And, he added, finding alternatives to China or producing such products domestically is not the answer for companies that have been depending on Chinese manufacturing for decades.

“China remains a vital and not easily replaceable link in our industry’s supply chain,” Mr. Cove said. “Shifting manufacturing to other countries is simply not feasible in real time or to scale.”

Economists have warned that the humming American economy could begin to slow if the United States engages in a protracted trade war with China. The administration has already imposed tariffs on $34 billion worth of Chinese goods and those on an additional $16 billion worth are expected to go into effect on Thursday. China has retaliated with its own tariffs on American products, and neither country has shown signs that it is willing to back down.

A delegation of midlevel Chinese officials arrives in Washington this week for a new round of trade talks on Wednesday and Thursday with American economic policymakers at the Treasury Department, but little progress is expected to be made. In an interview with Reuters on Monday, Mr. Trump said he has “no time frame” for ending the trade dispute with China.

The tariffs being debated this week would hit products such as fish, petroleum, chemicals, handbags and a broad array of items that affect consumer products. This month, Mr. Trump ordered his administration to consider more than doubling the proposed tariffs from 10 to 25 percent out of frustration that earlier rounds of tariffs failed to compel China to acquiesce. If imposed, businesses and consumers could feel the pain before the November midterm elections.

The White House is “unwavering in their view that the U.S. will ‘win’ this trade war and that the Chinese government will have to capitulate,” Henrietta Treyz, the director of economic policy research at Veda Partners, an investment advisory firm, said in a note to clients. “We do not have evidence to suggest that China is preparing to capitulate in such a manner and do not see an end to the tariffs in the near term.”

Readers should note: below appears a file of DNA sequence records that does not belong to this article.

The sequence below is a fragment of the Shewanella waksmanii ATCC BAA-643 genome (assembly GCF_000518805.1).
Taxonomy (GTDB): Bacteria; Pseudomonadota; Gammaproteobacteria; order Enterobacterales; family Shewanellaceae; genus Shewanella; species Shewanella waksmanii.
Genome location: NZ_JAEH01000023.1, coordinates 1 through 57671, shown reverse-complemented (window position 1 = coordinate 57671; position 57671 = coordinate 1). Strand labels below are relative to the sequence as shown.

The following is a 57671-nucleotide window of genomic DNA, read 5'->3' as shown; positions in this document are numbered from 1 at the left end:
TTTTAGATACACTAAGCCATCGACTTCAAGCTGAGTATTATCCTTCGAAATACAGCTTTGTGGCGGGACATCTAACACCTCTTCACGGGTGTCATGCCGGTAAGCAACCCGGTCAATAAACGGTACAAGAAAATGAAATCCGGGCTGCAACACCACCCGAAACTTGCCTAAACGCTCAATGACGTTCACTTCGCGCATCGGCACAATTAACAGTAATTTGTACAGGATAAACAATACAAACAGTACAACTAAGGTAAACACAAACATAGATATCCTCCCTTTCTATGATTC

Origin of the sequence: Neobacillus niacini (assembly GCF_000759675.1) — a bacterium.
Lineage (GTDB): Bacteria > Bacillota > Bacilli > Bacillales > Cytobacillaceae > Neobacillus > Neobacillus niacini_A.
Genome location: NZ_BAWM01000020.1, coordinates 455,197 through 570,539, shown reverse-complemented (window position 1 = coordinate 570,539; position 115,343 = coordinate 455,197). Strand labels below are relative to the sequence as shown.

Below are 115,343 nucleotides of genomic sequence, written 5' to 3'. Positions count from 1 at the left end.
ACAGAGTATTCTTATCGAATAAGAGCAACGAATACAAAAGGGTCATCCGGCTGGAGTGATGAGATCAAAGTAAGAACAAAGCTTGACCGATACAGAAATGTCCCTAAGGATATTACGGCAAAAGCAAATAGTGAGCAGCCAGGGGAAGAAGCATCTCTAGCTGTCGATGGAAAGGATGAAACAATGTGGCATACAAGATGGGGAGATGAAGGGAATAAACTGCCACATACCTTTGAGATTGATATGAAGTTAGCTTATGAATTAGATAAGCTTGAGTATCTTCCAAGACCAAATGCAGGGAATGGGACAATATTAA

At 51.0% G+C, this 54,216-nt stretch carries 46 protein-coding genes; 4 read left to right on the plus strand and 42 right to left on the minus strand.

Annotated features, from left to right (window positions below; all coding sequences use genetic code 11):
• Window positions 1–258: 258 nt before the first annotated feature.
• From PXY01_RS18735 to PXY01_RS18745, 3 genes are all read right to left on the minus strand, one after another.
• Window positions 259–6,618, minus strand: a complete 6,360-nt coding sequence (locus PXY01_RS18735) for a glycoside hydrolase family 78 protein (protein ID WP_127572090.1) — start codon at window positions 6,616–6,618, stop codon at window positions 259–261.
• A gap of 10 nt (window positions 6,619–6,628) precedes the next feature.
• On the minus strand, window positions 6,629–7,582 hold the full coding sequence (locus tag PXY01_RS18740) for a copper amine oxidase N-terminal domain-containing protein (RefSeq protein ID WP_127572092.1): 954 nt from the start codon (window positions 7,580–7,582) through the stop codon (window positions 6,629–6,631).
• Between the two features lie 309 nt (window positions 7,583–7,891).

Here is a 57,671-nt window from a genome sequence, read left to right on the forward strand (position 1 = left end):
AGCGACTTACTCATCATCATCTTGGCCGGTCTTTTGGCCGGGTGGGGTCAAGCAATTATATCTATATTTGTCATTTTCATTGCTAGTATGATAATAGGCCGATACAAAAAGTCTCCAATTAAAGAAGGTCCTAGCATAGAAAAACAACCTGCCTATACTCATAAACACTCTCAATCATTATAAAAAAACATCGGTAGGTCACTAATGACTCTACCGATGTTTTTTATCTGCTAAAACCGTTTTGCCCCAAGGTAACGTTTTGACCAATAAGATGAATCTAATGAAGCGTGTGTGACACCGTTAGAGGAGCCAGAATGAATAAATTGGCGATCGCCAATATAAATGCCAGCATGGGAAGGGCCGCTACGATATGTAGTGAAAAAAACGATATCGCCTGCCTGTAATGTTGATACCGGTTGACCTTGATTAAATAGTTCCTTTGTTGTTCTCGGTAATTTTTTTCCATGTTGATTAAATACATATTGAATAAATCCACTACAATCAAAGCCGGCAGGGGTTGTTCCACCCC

At the hearing at the United States International Trade Commission building on Monday, business leaders said that they understood Mr. Trump’s desire to negotiate a more favorable trade deal with China, but that tariffs were a misguided approach.

Some officials there represented businesses not yet on the tariff list, but feared they could be next. Among them was Stephen Lang, the president of the American Bridal and Prom Industry Association, who said it is impossible to find people in the United States to do the intricate beading and sewing necessary to make prom and wedding dresses on a large scale.

“We can’t make wedding gowns and prom dresses in the United States,” said Mr. Lang, who said he feared what would happen if his industry was the next to face tariffs. “Nobody wants to do this work.”

Mr. Lang, who is the chief executive of Mon Cheri Bridals in New York, said he had to change banks this year because his lender thought tariffs posed a risk to his business.

“I shouldn’t be put out of business because of an ill-placed attempt to balance the books between these two countries,” he said.

Not every company represented at the hearing is expected to oppose the tariffs. On Friday, Michael Korchmar, the owner of Korchmar, a leather specialty company, is scheduled to testify about the pain China has inflicted on his business.

“My company has been severely impacted by China’s predatory marketing practices throughout the last 38 years, costing the jobs of almost 500 U.S. manufacturing workers,” Mr. Korchmar wrote in a letter requesting to testify. “These additional duties will help us greatly to continue rebuilding our U.S.A. manufacturing.”